A trust document, also known as a trust deed, will clearly show who should benefit from a life cover payout. Without a trust, the payout will go to either the beneficiaries named in a will, or if there’s no will, the State will decide who should get the money, based on the laws of intestacy. 

Some types of trust can leave the decision of who should benefit until later. The advantage of having this flexibility would be if a client knew their circumstances were going change in the future - for example, if more children were likely to be born. With this type of trust, the trustees can change beneficiaries accordingly, even after a client’s death.

To pay out the sum assured as quickly as possible

Even if a client has left a valid will, it can take weeks or months to legally prove the will.  Until then an insurance company can’t pay out the sum assured to anyone.  And if the will is disputed for any reason, it can take years for the Courts to settle it.

So, in short, a trust gets the right money to the right people at the right time. They can make life easier for a client’s family and beneficiaries after their death. However, in order to be attractive to your clients during the protection sale, a trust needs to be quick and easy to set up, inexpensive and understandable for all those involved in it.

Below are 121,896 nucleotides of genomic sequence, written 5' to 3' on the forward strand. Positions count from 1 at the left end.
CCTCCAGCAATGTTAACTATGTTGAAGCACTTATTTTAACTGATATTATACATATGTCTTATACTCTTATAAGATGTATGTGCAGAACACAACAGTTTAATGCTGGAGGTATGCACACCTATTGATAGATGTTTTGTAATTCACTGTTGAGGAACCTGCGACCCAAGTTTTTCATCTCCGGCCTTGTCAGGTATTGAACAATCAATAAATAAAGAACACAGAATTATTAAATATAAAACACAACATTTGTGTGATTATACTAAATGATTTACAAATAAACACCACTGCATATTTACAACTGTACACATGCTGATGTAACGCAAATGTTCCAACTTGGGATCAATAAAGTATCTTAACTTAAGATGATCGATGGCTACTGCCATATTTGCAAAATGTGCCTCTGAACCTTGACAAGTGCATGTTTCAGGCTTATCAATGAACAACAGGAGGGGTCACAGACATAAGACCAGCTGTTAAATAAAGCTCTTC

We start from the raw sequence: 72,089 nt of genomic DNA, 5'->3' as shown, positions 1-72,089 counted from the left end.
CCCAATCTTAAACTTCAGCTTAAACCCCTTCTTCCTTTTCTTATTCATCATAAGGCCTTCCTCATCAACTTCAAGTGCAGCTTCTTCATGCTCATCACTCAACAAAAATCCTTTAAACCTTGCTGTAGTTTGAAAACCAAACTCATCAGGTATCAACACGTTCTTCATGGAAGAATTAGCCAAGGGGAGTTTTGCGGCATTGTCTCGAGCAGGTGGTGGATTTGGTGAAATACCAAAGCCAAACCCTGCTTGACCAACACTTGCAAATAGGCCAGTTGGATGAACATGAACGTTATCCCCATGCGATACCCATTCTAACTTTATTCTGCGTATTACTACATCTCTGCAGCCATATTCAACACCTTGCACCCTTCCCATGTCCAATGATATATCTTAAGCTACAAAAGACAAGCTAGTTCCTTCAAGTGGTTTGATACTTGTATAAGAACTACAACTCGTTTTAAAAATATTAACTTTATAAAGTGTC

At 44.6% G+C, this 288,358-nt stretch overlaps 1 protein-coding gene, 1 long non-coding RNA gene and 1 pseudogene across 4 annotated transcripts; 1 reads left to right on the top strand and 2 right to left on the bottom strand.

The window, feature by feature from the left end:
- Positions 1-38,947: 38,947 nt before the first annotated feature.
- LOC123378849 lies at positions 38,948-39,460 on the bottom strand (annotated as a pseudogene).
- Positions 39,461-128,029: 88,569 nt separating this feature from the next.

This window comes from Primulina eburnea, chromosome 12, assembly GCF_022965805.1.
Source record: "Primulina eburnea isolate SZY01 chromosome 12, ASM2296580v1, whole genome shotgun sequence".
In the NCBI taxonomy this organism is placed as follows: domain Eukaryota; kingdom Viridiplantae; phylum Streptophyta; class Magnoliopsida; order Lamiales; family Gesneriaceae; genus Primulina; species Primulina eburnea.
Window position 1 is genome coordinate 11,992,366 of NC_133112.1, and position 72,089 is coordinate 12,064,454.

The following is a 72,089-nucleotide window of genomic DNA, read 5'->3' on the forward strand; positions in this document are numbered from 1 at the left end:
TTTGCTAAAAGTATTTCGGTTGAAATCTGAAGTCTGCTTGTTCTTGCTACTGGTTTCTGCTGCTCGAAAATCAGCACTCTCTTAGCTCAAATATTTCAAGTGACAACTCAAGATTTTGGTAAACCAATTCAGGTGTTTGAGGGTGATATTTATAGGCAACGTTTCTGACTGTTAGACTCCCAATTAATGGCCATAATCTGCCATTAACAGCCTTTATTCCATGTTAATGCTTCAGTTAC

Setting up a trust

A range of standard trust forms are often provided for free by insurance companies, and many, like Royal London, also offer technical help too. Standard trust forms are simple to complete (often running to just a few pages), easy to understand and will meet the needs of most clients.

It’s best to set up a trust at the same time as completing the application for life cover.